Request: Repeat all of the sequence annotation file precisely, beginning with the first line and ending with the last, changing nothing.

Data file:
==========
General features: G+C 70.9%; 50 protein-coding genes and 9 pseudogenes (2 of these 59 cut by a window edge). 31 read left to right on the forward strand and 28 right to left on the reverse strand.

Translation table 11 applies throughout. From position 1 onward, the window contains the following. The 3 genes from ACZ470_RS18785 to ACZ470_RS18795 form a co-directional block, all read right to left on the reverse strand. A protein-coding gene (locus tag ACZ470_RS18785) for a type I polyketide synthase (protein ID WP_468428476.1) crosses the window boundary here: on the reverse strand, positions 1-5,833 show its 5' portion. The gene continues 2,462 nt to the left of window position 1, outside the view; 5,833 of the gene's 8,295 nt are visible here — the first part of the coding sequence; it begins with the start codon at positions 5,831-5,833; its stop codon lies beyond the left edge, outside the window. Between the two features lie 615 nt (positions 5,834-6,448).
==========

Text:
General features: G+C 70.9%; 50 protein-coding genes and 9 pseudogenes (2 of these 59 cut by a window edge). 31 read left to right on the forward strand and 28 right to left on the reverse strand.

Translation table 11 applies throughout. From position 1 onward, the window contains the following. The 3 genes from ACZ470_RS18785 to ACZ470_RS18795 form a co-directional block, all read right to left on the reverse strand. A protein-coding gene (locus tag ACZ470_RS18785) for a type I polyketide synthase (protein ID WP_468428476.1) crosses the window boundary here: on the reverse strand, positions 1-5,833 show its 5' portion. The gene continues 2,462 nt to the left of window position 1, outside the view; 5,833 of the gene's 8,295 nt are visible here — the first part of the coding sequence; it begins with the start codon at positions 5,831-5,833; its stop codon lies beyond the left edge, outside the window. Between the two features lie 615 nt (positions 5,834-6,448).